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Lawyer’s Death In Russian Prison Sparks Haunted Anger

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Lawyer’s Death In Russian Prison Sparks Haunted Anger


Lawyer’s Death In Russian Prison Sparks Haunted Anger

Lawyer’s Death In Russian Prison Sparks Haunted Anger

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  • <iframe src="" width="100%" height="290" frameborder="0" scrolling="no" title="NPR embedded audio player">
  • Transcript

Sergei Magnitsky, a lawyer for a London-based fund that was once the biggest in Russia, wrote to his mother of wasting away from an agonizing illness without proper medical care in a crowded Moscow prison. He was awaiting trial for tax-evasion charges. But Magnitsky eventually died in prison, just 11 days after his last letter reached his mother. Magnitsky's story has hit a nerve in Russia, where memories linger of the millions who died of cold, starvation and neglect in the harsh Soviet gulag. Host Scott Simon talks about the Magnitsky case with NPR's Anne Garrels.


We turn next to Russia and the story of Sergei Magnitsky. He was a 37-year-old lawyer who died a month ago in a Moscow prison after being denied medical treatment. NPR's Anne Garrels joins us. Anne, thanks for being with us.

ANNE GARRELS: Delighted.

SIMON: And help us understand the significance of this case in Russia.

GARRELS: Well, the death of this young lawyer has unexpectedly thrown a spotlight on corruption, the persecution of lawyers in high-profile proceedings, prison conditions, and long pretrial detentions. And it's finally sparked action by President Dmitry Medvedev, though not enough, according to Magnitsky's defenders.

SIMON: Why was he in prison in the first place?

GARRELS: Magnitsky and a U.S. British investor, William Browder, once the largest foreign investor in the Russian stock market, accused senior interior ministry officials of corruption, specifically of stealing $230 million in federal funds. One of those very same officials then turned around and charged Magnitsky with organizing a scheme to evade taxes.

He was held for nearly a year in pretrial detention in conditions that appear to have directly lead to his death.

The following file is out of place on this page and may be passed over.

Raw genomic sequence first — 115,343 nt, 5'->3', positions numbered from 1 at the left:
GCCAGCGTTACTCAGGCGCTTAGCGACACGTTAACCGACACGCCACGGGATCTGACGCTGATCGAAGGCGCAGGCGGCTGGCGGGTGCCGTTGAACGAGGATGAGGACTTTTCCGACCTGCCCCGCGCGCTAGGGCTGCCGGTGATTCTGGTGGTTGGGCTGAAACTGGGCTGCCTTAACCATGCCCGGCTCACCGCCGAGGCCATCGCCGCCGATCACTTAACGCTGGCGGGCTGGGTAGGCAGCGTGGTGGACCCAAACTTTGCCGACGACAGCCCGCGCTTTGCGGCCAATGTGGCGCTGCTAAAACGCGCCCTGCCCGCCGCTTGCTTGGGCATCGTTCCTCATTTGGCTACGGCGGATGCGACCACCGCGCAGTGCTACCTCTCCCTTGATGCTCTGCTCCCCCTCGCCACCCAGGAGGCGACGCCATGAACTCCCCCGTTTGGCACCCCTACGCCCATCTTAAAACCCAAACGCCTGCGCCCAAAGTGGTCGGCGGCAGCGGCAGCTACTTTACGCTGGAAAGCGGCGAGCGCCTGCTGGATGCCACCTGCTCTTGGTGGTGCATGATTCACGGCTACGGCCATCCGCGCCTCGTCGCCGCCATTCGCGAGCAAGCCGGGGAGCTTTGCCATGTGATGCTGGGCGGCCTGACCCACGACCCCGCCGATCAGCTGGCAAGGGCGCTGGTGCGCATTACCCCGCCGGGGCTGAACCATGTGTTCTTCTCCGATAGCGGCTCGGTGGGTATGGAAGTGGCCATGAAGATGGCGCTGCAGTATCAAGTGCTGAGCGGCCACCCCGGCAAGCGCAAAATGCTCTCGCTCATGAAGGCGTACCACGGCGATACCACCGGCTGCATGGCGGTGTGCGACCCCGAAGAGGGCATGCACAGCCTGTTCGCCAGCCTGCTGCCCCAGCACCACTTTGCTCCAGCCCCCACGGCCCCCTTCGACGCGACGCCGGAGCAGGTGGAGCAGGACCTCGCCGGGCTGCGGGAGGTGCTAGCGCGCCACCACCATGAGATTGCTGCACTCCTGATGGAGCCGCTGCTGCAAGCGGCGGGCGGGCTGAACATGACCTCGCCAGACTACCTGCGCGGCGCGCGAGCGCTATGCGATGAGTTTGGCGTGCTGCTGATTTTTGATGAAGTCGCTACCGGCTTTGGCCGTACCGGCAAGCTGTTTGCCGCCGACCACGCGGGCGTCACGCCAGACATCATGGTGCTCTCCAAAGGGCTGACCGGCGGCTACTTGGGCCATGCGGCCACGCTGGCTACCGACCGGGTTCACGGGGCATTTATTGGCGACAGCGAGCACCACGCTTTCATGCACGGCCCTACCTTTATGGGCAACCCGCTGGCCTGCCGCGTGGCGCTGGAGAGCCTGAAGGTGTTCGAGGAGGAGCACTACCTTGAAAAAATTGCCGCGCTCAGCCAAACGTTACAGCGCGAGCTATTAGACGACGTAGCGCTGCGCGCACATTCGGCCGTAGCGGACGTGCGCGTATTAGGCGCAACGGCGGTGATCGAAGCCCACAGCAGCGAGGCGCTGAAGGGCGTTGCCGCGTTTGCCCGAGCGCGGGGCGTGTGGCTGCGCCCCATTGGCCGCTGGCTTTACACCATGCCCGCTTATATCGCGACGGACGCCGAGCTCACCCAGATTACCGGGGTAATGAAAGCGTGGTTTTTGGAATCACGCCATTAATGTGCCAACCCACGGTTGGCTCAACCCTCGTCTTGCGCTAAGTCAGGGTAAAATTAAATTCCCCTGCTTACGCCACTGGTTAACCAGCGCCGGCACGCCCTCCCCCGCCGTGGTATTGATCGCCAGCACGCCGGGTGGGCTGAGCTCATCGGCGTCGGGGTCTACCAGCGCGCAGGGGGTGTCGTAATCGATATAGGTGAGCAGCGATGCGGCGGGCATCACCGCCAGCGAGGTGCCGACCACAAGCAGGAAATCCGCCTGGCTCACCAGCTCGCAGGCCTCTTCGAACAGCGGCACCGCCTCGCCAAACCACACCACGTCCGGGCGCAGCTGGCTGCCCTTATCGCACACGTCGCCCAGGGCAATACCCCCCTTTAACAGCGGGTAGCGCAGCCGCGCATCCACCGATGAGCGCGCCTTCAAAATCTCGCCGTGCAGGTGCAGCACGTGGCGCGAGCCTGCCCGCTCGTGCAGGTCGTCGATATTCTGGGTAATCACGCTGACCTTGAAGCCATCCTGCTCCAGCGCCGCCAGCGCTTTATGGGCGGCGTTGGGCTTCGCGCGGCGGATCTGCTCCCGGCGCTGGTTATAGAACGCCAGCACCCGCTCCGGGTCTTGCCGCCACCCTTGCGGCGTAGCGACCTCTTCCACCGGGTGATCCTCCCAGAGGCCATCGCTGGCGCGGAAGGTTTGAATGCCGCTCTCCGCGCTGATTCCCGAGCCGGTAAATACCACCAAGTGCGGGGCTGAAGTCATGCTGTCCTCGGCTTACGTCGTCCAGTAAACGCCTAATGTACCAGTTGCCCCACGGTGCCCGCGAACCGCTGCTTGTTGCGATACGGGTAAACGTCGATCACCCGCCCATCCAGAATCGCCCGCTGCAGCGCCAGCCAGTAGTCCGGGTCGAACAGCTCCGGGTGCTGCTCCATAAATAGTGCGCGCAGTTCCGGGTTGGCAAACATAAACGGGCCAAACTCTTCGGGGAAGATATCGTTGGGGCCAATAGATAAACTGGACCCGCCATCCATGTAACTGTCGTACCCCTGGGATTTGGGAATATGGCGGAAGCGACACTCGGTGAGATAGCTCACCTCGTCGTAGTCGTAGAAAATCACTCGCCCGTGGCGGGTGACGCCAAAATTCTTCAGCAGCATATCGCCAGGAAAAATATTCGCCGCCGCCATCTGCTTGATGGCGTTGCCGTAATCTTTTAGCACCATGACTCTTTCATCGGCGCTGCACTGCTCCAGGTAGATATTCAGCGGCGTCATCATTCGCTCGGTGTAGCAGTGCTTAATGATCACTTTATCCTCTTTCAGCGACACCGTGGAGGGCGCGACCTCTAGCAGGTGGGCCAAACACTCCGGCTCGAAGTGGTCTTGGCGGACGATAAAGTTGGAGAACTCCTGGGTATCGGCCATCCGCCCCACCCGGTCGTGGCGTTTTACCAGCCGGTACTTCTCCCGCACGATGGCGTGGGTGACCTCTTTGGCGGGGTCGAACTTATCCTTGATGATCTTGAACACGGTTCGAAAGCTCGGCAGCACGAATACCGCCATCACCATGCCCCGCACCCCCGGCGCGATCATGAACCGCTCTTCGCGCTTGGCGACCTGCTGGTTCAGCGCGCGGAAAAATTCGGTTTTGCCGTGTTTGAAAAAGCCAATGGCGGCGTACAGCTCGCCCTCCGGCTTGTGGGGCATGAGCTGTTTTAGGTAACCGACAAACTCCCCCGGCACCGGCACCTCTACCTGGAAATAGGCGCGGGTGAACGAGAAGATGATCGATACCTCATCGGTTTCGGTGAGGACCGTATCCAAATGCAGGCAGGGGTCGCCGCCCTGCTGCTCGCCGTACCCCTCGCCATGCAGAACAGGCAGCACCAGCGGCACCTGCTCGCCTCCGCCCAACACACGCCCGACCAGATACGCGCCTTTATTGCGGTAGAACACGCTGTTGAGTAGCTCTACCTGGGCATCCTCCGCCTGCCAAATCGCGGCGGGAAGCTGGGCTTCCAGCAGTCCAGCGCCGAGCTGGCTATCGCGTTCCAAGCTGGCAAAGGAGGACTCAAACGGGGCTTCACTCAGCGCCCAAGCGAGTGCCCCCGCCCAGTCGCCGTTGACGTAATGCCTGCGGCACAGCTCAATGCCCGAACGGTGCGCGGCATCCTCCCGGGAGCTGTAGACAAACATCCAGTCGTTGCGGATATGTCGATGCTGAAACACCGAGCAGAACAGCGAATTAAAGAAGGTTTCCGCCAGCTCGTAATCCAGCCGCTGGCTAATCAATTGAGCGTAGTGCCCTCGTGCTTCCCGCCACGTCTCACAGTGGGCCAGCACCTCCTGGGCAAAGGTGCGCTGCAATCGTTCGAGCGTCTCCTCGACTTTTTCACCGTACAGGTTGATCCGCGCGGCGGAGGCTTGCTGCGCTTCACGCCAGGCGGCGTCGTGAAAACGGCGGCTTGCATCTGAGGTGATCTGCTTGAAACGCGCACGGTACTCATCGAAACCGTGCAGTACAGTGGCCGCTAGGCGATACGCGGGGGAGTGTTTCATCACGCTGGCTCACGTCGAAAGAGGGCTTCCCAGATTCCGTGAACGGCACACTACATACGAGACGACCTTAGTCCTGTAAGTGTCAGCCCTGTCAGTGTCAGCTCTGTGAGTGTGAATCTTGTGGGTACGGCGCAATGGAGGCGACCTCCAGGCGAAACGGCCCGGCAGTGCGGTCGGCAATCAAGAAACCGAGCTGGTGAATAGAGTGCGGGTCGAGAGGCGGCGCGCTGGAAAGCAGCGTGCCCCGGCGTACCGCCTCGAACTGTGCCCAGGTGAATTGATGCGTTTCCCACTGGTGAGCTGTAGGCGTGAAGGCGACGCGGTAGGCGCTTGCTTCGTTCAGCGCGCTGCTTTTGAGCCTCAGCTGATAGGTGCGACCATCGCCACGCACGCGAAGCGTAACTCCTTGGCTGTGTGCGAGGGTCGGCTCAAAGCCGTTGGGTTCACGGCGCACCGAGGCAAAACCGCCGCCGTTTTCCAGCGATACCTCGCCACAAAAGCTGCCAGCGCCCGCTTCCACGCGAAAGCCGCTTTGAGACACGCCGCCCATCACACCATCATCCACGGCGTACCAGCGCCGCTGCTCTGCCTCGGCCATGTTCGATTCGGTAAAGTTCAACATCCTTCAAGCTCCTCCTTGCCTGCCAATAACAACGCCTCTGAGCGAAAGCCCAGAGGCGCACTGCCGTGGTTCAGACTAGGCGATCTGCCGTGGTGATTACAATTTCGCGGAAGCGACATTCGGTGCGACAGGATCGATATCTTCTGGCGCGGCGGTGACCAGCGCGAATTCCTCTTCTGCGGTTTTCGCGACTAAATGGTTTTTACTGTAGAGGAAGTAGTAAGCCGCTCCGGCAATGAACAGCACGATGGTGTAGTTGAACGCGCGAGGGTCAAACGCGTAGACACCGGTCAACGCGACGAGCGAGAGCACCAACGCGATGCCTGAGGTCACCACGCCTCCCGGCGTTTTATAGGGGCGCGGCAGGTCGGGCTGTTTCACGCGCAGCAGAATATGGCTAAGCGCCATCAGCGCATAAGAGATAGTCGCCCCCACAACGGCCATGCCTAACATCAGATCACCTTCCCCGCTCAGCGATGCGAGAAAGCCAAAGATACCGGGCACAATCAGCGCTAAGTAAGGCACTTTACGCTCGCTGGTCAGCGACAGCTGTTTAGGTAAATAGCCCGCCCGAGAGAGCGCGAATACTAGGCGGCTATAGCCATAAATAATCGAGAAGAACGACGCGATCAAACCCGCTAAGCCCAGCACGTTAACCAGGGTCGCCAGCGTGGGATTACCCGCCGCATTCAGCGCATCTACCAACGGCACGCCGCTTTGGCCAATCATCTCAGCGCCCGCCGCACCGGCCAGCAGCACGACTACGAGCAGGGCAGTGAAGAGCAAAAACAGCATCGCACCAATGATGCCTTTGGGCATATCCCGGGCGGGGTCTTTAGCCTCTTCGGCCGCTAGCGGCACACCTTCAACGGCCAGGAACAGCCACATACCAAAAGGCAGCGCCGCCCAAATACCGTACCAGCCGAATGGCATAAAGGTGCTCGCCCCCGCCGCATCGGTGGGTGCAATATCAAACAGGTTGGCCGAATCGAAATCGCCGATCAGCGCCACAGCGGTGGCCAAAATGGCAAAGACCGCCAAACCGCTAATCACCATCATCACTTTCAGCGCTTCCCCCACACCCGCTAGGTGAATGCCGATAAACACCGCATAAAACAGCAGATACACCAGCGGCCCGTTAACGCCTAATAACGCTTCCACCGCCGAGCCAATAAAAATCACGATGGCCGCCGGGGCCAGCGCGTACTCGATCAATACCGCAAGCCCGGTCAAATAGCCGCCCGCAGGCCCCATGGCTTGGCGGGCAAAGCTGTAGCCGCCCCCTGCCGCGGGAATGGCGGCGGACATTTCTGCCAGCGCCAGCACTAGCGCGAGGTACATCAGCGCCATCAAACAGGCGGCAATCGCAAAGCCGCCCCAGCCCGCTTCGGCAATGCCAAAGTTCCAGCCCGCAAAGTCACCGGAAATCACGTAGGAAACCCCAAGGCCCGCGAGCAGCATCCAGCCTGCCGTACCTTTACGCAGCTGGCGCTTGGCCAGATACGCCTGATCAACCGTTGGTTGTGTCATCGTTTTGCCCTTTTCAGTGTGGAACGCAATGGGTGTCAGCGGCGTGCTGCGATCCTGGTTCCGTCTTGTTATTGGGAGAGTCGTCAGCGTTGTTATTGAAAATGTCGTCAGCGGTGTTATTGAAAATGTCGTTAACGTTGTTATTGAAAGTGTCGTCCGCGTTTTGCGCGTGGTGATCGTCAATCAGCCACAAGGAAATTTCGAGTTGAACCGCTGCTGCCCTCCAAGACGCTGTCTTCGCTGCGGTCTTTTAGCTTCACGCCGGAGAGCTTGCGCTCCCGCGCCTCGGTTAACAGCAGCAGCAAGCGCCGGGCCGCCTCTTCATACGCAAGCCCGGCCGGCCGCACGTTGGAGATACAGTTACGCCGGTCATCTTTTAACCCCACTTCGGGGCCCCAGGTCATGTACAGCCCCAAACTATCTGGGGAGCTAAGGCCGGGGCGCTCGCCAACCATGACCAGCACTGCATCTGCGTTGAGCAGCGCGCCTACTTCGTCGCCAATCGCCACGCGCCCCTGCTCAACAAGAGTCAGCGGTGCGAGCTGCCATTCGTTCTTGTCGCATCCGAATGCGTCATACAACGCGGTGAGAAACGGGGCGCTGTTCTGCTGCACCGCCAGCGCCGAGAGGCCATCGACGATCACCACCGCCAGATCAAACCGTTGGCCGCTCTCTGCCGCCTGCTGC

SIMON: What do we know about those conditions?

GARRELS: Well, Magnitsky drafted a series of handwritten letters and petitions describing his transfer through a succession of crowded jail cells, some reeking of sewage, others cold, damp and infested with rats. He reported being denied medical care, despite abdominal pains apparently so intense he couldn't lie down, and a diagnosis of pancreatitis by prison doctors.

He accused police of offering to free him if he incriminated his client, Bill Browder. He wrote the more he rejected those proposals, the worst the conditions became. In addition to this, he repeatedly described how he was denied the ability to launch an adequate defense.

Senior U.S. and European officials repeatedly raised this case with their Russian counterparts. They applied to President Dmitry Medvedev to get involved. They had no success, until the young lawyer's much-publicized death.

SIMON: And what's the reaction of authorities been?

GARRELS: Well, at first it looked like authorities were just going to look the other way - I mean as they had done for a year. But then the interior minister and the interior ministry immediately said, hey, we never received any complaints from Magnitsky. But then human rights groups, Browder and some independent media, published his handwritten appeals.

This sparked a far wider public debate than anyone expected, not so much about the merits of the corruption case but about prison conditions, which is an issue of great public interest in Russia. And President Medvedev suddenly and unexpectedly ordered an investigation into Magnitsky's care. He's since ordered the firing of 20 senior prison officials.

Medvedev then, though, dismissed the man responsible for fighting tax crimes. This official played a central role in the Magnitsky case, and this would seem to be getting closer to the heart of the matter. But the Kremlin's been pretty coy about describing exactly why he was fired.

SIMON: Is the Magnitsky case being seen as some kind of potential turning point in Russian history?

GARRELS: People hope so. Certainly Medvedev's done more than anyone expected, but it's not enough for Magnitsky's defenders. So far Medvedev has basically focused largely on prison conditions, and he's been less willing to confront allegations of corruption and what Bill Browder calls outright revenge against Magnitsky leading to this death.

Basically, Medvedev's been dancing around the edges. It's unclear how far he's willing to go. The case may well have links to the Federal Security Service, the domestic successor to the KGB, with whom Prime Minister Putin has close ties. And it's not clear how far Medvedev can or wants to take on such powerful adversaries. After all, Putin was the man who launched his career and he's been yet to take him on sort of head to head.

SIMON: NPR's Anne Garrels, thanks so much.

GARRELS: Thank you.

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